Table of Contents

Comment Icon0 This year, China dominates with the largest population of Internet users in the world. On July 2009, China Internet Network Information Center (CNNIC) released the “24th Statistical Survey Report on the Internet Development in China“, which shared detailed statistics on the country’s virtual community. According to the July 2009 report, the number of Internet users in China had reached 338 million, with 320 million being broadband users. Out of this massively-networked population, 181.8 million (53.8%) of them had blogs.

Comment Icon0 Owning a blog is just one part of the equation, while returning to update it frequently is another. As the blogging population grew, so did activity in the Chinese blogosphere. Around 119.3 million users were updating their blogs on a regular basis (35.3% of Chinese bloggers), and this figure helps legitimize the Chinese blogosphere as a public sphere for mediating everyday culture. In addition, the CNNIC report shared that the introduction of social networking services (SNS) played a role in promoting the growth and influence of bloggers, most popular of which is Tencent’s QQ messaging service.

Comment Icon0 Even as the Chinese blogosphere gains prominence, how much impact do social media, particularly blogs and social networks, have on China’s national agenda? Apparently, Chinese netizens can be rhetorically sophisticated online. In 2006, National Public Radio (NPR) reported on the Chinese blogosphere, and revealed that only a few were politically-oriented. There were unusual ones, such as Mumu, a Communist Party member who had clips of herself doing sexy dances, but the typical Chinese blogger is more like Jasmine Gu where “It’s all about me, myself and my life”. Reports like these reflect the matching diversity of blogs in the aspirations of citizens. Even though not everyone might engage in the sophistication of political discourse, complex rhetoric can also be located, consumed and produced in the relative safety of entertainment media,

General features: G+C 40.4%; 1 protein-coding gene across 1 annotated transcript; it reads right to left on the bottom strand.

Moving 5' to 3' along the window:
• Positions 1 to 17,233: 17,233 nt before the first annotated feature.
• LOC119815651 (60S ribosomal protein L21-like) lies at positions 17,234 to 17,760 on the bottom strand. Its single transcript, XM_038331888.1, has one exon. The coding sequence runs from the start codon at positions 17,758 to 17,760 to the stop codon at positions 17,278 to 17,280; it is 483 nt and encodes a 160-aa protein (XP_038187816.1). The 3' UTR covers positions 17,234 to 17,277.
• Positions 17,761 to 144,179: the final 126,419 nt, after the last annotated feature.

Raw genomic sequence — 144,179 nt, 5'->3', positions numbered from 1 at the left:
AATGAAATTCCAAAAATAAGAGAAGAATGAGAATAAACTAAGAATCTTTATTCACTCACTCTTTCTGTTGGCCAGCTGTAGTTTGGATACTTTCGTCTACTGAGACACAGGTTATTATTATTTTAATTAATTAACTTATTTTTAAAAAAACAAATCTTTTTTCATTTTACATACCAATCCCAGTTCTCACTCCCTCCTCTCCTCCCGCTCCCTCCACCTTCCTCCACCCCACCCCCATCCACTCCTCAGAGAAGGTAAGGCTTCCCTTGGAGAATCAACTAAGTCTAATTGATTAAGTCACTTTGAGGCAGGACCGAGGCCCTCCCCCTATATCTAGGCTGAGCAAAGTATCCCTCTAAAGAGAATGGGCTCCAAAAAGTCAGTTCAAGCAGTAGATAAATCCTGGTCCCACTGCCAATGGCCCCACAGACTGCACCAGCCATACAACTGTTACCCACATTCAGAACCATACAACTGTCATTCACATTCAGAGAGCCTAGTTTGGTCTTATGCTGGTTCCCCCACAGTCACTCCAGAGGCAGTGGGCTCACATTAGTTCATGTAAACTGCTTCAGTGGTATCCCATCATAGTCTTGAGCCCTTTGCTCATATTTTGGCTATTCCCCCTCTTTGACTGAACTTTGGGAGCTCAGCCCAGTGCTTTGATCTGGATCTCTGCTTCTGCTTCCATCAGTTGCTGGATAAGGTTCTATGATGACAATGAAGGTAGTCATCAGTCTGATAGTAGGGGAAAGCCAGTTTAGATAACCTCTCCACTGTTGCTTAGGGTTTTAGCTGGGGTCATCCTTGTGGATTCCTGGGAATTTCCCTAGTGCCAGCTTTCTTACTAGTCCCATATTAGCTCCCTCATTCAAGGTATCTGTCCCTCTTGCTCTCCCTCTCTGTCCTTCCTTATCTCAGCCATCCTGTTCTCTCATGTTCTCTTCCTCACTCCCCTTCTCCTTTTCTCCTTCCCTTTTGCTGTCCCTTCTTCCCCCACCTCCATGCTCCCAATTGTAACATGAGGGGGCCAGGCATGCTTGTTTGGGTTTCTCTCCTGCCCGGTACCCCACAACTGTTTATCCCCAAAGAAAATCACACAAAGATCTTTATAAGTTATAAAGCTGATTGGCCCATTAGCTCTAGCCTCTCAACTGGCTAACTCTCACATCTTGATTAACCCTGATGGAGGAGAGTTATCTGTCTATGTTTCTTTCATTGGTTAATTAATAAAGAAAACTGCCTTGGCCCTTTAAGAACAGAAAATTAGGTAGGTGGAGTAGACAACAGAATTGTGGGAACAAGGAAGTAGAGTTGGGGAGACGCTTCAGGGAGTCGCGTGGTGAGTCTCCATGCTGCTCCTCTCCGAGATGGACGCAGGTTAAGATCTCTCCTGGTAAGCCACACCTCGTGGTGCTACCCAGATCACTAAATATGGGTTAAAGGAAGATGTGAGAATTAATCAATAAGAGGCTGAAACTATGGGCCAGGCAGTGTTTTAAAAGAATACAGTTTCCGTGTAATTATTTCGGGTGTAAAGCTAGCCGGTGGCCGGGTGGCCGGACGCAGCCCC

Comment Icon0 For instance, most people in the Anglosphere are familiar with the American television series “Sex and the City”. While the show has never appeared on Chinese airwaves, it has certainly been well received among China’s college students and young professionals. They have started to have increasingly sophisticated needs, but are not being met fully domestically by traditional media in their developing society, while being artificially fulfilled through the black-market distribution of pirated DVDs and online copies. As they watch the show to learn English and get a glimpse of life in New York City, the Chinese become more global in outlook and thinking. Their interests may not be directly political, but the accumulation of cross-cultural experiences whether online or offline, will eventually lead to a greater potential for cultural openness and acceptance of international opinion.

Comment Icon0 All this happens while the Chinese government filters the media, particularly the self-publishing Internet. Western nations have typically taken the stance that the Internet would bring about democracy whether authoritarian regimes realize it. This technologically-determinist sentiment was best expressed by former U.S. President Bill Clinton who, in reference to Chinese Internet censorship in the 1990s, remarked that “trying to control the Internet is like trying to nail Jell-o to the wall”. To some extent, censorship can be circumvented. Multiple studies and tools have emerged to prove this, including Rebecca MacKinnon’s demonstration that not all Chinese blog platforms censor consistently, with some more relaxed than others. On the whole though, the Chinese government has been successful in hindering easy publication and access to what it deems as nationally-sensitive information.

Chapter 8.2 – Most Netizens = Most Participants

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